A Case for the Prosecution of Kim Jong Il for Crimes against Humanity, Genocide, and War Crimes


This article provides a factual overview of the deplorable human rights situation in the Democratic People’s Republic of Korea (DPRK or North Korea). It shows how the International Criminal Court (ICC) could have jurisdiction over these crimes. It provides the legal framework for establishing individual criminal liability for the crimes under the ICC’s jurisdiction. It applies this framework and the legal standards for genocide, crimes against humanity, and war crimes to the facts existing in the DPRK, as provided by credible sources. It concludes that published facts indicate a reasonable basis to believe that Kim Jong Il, who controls the DPRK absolutely, is individually liable for crimes against humanity, genocide, and war crimes. It therefore recommends that the UN Secretary-General, preferably backed by a Security Council Resolution, launch an investigation into the DPRK situation. Pursuant to the findings of the investigation, the UN Security Council should refer the DPRK situation to the ICC or, if necessary to overcome the ICC’s temporal jurisdiction requirement, create a special tribunal to open an investigation and prosecution of Kim Jong Il and his cadres.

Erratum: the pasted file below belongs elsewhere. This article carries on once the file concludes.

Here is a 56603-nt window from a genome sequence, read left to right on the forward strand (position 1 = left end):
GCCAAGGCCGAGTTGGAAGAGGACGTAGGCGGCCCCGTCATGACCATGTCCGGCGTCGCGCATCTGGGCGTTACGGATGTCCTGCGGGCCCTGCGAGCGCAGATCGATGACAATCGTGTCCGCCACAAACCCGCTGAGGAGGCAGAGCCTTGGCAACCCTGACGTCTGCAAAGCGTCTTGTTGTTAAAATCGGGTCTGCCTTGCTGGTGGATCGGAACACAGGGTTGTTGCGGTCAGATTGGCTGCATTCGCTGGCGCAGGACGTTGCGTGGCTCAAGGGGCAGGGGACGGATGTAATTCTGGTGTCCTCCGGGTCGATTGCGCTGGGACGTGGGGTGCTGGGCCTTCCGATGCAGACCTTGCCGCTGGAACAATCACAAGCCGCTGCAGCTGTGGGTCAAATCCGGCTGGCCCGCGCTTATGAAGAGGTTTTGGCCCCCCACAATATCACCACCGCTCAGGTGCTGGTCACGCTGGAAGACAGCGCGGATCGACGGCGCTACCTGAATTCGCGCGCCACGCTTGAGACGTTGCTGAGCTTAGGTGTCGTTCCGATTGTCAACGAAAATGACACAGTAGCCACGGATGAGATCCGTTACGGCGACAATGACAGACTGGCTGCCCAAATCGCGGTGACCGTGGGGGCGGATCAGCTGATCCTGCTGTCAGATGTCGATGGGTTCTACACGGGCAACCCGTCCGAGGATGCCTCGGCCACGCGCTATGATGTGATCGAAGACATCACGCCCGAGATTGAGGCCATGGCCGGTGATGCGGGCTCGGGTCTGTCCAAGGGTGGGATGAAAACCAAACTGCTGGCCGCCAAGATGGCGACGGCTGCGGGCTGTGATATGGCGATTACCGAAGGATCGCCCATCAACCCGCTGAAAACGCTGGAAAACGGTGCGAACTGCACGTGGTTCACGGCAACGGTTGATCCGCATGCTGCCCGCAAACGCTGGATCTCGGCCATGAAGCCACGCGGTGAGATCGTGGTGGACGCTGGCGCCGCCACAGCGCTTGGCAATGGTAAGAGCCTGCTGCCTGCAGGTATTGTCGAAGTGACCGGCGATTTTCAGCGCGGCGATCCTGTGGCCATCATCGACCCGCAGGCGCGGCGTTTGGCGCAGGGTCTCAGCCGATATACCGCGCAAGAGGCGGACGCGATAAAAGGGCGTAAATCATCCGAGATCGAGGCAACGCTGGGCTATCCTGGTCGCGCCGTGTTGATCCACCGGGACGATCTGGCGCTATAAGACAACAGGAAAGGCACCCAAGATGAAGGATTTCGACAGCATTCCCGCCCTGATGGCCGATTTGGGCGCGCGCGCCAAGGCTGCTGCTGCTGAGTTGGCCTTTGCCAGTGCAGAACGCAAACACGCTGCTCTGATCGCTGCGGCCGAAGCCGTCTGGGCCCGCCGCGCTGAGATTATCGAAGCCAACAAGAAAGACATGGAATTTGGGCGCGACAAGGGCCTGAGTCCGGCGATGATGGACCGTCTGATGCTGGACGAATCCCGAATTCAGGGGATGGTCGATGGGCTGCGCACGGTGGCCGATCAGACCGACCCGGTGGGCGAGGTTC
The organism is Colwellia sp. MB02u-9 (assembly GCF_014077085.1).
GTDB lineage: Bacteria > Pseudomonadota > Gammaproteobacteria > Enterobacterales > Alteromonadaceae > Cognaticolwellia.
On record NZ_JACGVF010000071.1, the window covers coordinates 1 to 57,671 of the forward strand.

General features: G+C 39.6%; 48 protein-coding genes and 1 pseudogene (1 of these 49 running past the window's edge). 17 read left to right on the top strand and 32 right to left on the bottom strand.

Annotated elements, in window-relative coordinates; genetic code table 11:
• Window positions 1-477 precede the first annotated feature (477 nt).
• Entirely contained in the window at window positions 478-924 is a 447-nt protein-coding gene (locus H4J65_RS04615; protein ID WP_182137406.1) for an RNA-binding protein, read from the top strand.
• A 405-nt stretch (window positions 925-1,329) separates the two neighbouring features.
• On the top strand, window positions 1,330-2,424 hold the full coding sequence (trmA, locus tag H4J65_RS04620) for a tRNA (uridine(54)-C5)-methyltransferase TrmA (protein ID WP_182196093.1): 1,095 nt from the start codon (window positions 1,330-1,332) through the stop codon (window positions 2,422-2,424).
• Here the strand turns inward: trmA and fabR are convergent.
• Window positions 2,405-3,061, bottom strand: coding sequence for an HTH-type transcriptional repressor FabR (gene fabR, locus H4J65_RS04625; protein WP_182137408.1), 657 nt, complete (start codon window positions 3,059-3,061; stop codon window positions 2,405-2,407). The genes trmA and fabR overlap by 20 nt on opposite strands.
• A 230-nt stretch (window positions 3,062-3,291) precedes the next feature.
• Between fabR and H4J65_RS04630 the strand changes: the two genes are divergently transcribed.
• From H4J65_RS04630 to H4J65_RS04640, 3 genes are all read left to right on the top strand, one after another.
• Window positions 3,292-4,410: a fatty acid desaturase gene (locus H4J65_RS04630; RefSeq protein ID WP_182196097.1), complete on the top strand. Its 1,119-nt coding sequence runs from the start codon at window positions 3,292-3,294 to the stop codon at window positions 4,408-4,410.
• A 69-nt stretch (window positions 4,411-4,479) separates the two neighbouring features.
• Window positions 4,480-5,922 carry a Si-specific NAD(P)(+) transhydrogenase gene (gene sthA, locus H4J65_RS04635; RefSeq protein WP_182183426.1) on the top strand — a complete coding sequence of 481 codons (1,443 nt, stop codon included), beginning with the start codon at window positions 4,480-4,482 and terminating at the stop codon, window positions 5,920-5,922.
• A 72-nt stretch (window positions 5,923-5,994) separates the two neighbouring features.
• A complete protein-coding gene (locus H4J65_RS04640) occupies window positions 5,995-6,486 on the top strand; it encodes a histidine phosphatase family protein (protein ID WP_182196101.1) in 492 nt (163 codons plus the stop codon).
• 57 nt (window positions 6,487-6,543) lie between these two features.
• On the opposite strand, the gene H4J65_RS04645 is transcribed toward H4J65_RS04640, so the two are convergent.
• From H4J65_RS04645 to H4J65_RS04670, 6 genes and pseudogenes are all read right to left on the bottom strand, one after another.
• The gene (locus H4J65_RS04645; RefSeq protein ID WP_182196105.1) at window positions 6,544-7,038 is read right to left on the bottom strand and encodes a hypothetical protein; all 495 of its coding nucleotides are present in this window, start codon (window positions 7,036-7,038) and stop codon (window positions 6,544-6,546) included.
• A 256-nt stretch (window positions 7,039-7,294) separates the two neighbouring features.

Criminal Law | Criminal Procedure | Human Rights Law | International Law | Law and Politics

Date of this Version

May 2006